Many people believe landlords cover insurance when they rent a home, apartment or condominium, but here’s the truth: if you want to protect your belongings, it’s your responsibility. In fact, many landlords now require tenants to carry a renter’s policy.
What does renter’s insurance cover?
While there are several types of renter’s insurance policies, the average policy will typically cover the damage or loss of property from the following:
- Fire or smoke
- Damage caused by vehicles
- Wind, hail or lightning storms
- Falling objects
- Damage from plumbing, heating or air conditioning systems (freezing, cracking, water eruption, etc.)
What doesn’t renter’s insurance cover?
Renter’s insurance usually doesn’t cover damage from:
- Earth movement
- Intentional destruction of property
- Government seizure
Actual Cash Value vs. Replacement Cost Value
Taking inventory of all the property you want to cover is step one. The next step is to determine the value of your belongings and how you want them covered.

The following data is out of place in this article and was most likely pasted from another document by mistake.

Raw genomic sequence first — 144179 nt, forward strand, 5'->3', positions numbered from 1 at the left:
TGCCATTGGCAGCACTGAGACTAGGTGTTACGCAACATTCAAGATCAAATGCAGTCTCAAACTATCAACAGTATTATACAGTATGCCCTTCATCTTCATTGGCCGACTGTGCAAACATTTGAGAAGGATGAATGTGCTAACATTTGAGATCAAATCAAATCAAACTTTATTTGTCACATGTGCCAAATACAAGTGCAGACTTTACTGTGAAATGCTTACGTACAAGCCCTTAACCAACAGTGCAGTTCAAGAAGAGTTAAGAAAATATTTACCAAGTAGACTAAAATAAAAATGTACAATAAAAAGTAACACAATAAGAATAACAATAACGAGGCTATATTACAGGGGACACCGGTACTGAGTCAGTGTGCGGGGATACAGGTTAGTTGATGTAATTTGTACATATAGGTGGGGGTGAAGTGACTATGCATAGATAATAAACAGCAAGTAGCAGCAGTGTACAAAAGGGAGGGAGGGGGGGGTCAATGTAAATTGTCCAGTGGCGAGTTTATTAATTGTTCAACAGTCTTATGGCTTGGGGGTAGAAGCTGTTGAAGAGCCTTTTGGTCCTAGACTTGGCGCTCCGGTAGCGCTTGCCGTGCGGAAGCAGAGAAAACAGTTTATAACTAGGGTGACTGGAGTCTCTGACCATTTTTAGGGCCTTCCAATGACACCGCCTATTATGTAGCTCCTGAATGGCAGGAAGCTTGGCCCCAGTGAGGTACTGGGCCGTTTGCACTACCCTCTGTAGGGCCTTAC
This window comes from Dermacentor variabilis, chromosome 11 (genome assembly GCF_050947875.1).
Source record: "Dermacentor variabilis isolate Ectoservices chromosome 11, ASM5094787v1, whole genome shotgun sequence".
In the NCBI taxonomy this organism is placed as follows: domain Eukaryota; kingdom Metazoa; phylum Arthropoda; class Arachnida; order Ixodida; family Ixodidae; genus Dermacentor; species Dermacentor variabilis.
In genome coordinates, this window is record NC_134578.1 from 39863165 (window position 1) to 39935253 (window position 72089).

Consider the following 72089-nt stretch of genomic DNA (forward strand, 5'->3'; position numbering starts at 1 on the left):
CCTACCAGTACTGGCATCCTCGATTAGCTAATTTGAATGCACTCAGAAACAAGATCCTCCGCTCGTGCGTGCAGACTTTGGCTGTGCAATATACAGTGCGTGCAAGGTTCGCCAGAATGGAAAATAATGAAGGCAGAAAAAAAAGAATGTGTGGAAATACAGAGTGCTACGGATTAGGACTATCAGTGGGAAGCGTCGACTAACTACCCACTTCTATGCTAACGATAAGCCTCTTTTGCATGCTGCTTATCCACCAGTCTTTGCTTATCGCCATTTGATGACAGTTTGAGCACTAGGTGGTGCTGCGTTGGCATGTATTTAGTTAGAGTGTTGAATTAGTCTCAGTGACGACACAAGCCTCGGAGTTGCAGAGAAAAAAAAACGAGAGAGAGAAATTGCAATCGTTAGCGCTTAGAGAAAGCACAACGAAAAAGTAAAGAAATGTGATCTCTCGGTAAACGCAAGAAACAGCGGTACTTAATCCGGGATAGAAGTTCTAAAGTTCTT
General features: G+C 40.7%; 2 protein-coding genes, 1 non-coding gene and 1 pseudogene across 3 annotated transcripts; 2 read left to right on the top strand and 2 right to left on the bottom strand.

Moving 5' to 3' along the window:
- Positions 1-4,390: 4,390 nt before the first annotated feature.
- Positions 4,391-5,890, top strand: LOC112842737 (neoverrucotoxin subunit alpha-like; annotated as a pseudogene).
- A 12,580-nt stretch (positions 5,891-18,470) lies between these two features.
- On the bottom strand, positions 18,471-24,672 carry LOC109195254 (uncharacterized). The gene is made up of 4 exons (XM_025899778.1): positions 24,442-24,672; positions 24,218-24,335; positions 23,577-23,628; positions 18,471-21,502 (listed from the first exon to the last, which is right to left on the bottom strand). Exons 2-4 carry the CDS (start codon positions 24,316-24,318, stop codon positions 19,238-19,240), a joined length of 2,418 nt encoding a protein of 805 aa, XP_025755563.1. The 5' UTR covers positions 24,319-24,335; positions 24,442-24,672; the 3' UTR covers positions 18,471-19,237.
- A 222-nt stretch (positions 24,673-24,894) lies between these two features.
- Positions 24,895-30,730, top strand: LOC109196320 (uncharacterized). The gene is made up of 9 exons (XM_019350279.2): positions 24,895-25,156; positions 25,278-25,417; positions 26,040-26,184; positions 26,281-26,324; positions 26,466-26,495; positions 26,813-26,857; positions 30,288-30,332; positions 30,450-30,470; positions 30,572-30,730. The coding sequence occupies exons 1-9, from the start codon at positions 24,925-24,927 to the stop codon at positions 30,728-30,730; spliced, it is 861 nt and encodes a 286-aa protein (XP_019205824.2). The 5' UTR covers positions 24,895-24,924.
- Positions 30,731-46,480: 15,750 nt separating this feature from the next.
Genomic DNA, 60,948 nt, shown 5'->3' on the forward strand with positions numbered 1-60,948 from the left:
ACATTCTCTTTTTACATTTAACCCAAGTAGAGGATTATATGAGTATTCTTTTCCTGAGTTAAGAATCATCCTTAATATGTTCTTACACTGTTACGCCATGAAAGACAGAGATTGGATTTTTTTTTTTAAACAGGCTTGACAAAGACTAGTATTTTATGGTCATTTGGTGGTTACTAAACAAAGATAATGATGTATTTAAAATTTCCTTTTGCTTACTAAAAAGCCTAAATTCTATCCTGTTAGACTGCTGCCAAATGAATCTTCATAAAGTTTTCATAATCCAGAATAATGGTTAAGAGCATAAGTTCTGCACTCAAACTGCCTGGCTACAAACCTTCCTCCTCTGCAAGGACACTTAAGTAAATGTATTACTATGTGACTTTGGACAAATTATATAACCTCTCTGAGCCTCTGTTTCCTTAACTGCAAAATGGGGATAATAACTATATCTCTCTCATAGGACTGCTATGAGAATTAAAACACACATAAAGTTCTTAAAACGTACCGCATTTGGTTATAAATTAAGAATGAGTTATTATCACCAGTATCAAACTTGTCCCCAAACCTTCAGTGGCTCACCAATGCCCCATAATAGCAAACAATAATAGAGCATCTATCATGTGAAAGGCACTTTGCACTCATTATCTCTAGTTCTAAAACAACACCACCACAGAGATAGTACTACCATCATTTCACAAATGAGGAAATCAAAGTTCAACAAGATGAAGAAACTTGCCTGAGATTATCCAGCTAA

Actual Cash Value (ACV) is coverage that only pays for the item’s cost after depreciation. The premiums are lower, but you could run the risk of an item being devalued when a claim is filed.
Example: Your laptop was purchased for $700 five years ago. If it’s stolen, the claim settlement could determine that after five years of wear and tear the laptop is only worth $400 minus your deductible.
Replacement Cost Value (RCV) is a little higher in premiums up front, but the full replacement cost is honored when a claim is filed.
Example: Your three-year-old sofa purchased for $4000 is lost in a fire and you file a claim for the full amount. You’ll receive the $4000.